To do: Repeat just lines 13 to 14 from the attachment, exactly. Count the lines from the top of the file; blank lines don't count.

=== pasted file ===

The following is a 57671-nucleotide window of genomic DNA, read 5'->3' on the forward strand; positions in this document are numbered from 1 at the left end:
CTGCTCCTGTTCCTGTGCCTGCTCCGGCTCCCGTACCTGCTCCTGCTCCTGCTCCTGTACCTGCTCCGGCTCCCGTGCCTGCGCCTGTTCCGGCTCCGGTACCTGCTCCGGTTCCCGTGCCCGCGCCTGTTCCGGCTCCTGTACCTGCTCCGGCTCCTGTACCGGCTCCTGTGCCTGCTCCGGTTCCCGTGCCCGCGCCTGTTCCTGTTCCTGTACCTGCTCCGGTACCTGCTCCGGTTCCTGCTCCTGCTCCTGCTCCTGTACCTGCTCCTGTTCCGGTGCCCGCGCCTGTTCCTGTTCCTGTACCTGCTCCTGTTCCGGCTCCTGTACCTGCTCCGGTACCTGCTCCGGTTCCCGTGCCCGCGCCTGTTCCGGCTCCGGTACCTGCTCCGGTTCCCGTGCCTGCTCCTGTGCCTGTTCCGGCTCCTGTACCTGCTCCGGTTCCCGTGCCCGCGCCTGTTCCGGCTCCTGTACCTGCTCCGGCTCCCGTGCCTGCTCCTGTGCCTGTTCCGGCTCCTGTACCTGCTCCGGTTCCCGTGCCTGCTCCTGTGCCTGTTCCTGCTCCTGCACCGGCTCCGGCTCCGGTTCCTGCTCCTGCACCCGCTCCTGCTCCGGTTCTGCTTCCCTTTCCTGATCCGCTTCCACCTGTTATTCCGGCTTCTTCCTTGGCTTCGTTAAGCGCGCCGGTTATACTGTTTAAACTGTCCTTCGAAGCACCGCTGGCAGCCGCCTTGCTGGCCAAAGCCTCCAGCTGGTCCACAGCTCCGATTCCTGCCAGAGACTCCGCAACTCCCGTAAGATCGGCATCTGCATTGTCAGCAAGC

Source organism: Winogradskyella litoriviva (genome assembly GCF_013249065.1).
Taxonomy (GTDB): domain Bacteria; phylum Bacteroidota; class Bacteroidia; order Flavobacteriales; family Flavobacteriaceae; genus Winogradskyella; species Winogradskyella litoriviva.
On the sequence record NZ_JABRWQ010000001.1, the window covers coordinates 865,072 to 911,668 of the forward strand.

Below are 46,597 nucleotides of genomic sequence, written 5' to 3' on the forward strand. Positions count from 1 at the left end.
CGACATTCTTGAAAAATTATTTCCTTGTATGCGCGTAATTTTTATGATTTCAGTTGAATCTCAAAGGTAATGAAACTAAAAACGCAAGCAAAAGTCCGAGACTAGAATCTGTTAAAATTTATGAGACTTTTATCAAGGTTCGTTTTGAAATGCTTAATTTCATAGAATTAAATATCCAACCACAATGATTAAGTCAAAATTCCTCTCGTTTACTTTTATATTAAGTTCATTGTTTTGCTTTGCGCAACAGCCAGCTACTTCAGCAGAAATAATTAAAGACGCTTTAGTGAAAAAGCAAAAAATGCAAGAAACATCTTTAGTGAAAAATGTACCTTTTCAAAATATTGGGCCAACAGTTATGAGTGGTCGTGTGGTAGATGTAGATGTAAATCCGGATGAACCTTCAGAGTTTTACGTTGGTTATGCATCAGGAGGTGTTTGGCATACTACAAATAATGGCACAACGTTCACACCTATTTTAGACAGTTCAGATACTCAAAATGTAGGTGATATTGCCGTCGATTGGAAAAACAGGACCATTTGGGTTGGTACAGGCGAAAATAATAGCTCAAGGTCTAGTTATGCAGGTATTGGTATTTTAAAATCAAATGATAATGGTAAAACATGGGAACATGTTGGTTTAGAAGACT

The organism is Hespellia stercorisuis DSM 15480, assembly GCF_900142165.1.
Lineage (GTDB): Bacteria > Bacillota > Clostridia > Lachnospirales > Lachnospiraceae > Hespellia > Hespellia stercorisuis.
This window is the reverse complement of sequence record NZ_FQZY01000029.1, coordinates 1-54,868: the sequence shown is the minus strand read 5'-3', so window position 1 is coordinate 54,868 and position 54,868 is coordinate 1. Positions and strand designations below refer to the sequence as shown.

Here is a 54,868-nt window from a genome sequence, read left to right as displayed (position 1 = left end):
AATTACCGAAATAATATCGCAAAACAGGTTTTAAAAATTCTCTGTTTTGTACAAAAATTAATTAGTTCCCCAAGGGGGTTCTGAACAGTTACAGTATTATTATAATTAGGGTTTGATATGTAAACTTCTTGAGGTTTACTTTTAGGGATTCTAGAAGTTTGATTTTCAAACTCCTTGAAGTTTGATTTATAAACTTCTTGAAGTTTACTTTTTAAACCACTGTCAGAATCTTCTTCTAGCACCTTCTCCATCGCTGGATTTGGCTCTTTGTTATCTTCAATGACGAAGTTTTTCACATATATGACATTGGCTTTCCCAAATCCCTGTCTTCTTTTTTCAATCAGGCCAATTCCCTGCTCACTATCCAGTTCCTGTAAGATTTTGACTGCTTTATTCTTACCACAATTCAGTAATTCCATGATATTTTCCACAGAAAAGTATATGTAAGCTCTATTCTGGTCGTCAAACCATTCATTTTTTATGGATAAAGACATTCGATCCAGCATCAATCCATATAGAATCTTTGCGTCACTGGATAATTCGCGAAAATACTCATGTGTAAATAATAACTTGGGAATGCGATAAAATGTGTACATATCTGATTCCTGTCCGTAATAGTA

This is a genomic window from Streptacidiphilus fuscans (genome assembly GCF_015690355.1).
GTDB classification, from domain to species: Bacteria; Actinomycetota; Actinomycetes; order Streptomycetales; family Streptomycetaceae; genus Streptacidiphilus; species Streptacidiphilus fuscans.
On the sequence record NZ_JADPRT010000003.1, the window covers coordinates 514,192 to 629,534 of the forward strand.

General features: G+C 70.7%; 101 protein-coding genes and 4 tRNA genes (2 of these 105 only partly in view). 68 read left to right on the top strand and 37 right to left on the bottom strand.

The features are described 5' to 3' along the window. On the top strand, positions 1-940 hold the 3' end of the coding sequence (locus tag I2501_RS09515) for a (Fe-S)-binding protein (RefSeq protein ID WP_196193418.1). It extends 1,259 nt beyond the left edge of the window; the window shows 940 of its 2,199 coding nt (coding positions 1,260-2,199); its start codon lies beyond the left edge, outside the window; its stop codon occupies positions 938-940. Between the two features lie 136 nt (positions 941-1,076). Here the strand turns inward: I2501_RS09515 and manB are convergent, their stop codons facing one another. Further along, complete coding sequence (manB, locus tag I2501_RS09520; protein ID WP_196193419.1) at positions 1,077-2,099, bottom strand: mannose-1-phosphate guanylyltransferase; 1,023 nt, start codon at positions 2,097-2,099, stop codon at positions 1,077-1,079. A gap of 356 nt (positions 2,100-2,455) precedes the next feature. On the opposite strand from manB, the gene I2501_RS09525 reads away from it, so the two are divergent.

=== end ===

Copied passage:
This is a genomic window from Streptacidiphilus fuscans (genome assembly GCF_015690355.1).
GTDB classification, from domain to species: Bacteria; Actinomycetota; Actinomycetes; order Streptomycetales; family Streptomycetaceae; genus Streptacidiphilus; species Streptacidiphilus fuscans.